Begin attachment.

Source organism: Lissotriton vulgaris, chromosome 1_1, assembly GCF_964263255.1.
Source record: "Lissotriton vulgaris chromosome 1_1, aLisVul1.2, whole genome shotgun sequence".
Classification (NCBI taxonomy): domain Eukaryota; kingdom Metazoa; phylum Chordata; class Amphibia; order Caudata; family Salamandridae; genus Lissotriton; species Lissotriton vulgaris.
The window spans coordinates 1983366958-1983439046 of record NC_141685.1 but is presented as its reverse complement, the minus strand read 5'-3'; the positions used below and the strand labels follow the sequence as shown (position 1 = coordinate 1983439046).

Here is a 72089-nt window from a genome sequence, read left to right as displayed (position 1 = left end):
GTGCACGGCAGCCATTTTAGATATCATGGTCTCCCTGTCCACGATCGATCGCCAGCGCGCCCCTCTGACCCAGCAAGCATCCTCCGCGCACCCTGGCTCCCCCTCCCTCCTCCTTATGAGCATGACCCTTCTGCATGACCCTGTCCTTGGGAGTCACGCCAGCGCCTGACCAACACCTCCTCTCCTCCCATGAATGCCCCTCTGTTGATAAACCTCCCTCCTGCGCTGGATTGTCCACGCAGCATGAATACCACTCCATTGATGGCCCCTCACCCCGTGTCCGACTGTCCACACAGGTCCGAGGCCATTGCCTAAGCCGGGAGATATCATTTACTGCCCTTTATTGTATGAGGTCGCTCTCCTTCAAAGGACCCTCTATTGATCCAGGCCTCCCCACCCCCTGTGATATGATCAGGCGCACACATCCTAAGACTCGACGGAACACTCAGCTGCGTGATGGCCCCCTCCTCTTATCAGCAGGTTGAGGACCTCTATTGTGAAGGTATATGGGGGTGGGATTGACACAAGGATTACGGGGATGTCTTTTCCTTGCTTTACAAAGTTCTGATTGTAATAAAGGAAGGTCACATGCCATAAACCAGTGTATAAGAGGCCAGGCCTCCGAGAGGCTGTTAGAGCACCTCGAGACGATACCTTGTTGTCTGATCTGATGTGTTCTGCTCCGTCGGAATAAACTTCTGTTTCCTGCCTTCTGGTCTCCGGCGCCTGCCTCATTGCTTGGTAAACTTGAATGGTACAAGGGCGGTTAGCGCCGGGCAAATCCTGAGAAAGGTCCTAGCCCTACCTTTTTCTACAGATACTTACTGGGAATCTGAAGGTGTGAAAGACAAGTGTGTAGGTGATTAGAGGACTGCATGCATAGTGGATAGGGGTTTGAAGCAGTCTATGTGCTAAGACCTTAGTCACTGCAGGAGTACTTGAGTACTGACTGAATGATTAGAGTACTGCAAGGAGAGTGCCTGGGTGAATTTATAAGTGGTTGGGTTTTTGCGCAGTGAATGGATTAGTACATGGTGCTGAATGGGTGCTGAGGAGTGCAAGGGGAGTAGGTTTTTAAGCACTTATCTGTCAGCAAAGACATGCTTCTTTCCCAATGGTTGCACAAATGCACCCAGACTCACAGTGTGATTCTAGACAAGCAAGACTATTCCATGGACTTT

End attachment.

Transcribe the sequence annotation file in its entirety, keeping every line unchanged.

Source organism: Lissotriton vulgaris, chromosome 1_1, assembly GCF_964263255.1.
Source record: "Lissotriton vulgaris chromosome 1_1, aLisVul1.2, whole genome shotgun sequence".
Classification (NCBI taxonomy): domain Eukaryota; kingdom Metazoa; phylum Chordata; class Amphibia; order Caudata; family Salamandridae; genus Lissotriton; species Lissotriton vulgaris.
The window spans coordinates 1983366958-1983439046 of record NC_141685.1 but is presented as its reverse complement, the minus strand read 5'-3'; the positions used below and the strand labels follow the sequence as shown (position 1 = coordinate 1983439046).

Here is a 72089-nt window from a genome sequence, read left to right as displayed (position 1 = left end):
GTGCACGGCAGCCATTTTAGATATCATGGTCTCCCTGTCCACGATCGATCGCCAGCGCGCCCCTCTGACCCAGCAAGCATCCTCCGCGCACCCTGGCTCCCCCTCCCTCCTCCTTATGAGCATGACCCTTCTGCATGACCCTGTCCTTGGGAGTCACGCCAGCGCCTGACCAACACCTCCTCTCCTCCCATGAATGCCCCTCTGTTGATAAACCTCCCTCCTGCGCTGGATTGTCCACGCAGCATGAATACCACTCCATTGATGGCCCCTCACCCCGTGTCCGACTGTCCACACAGGTCCGAGGCCATTGCCTAAGCCGGGAGATATCATTTACTGCCCTTTATTGTATGAGGTCGCTCTCCTTCAAAGGACCCTCTATTGATCCAGGCCTCCCCACCCCCTGTGATATGATCAGGCGCACACATCCTAAGACTCGACGGAACACTCAGCTGCGTGATGGCCCCCTCCTCTTATCAGCAGGTTGAGGACCTCTATTGTGAAGGTATATGGGGGTGGGATTGACACAAGGATTACGGGGATGTCTTTTCCTTGCTTTACAAAGTTCTGATTGTAATAAAGGAAGGTCACATGCCATAAACCAGTGTATAAGAGGCCAGGCCTCCGAGAGGCTGTTAGAGCACCTCGAGACGATACCTTGTTGTCTGATCTGATGTGTTCTGCTCCGTCGGAATAAACTTCTGTTTCCTGCCTTCTGGTCTCCGGCGCCTGCCTCATTGCTTGGTAAACTTGAATGGTACAAGGGCGGTTAGCGCCGGGCAAATCCTGAGAAAGGTCCTAGCCCTACCTTTTTCTACAGATACTTACTGGGAATCTGAAGGTGTGAAAGACAAGTGTGTAGGTGATTAGAGGACTGCATGCATAGTGGATAGGGGTTTGAAGCAGTCTATGTGCTAAGACCTTAGTCACTGCAGGAGTACTTGAGTACTGACTGAATGATTAGAGTACTGCAAGGAGAGTGCCTGGGTGAATTTATAAGTGGTTGGGTTTTTGCGCAGTGAATGGATTAGTACATGGTGCTGAATGGGTGCTGAGGAGTGCAAGGGGAGTAGGTTTTTAAGCACTTATCTGTCAGCAAAGACATGCTTCTTTCCCAATGGTTGCACAAATGCACCCAGACTCACAGTGTGATTCTAGACAAGCAAGACTATTCCATGGACTTT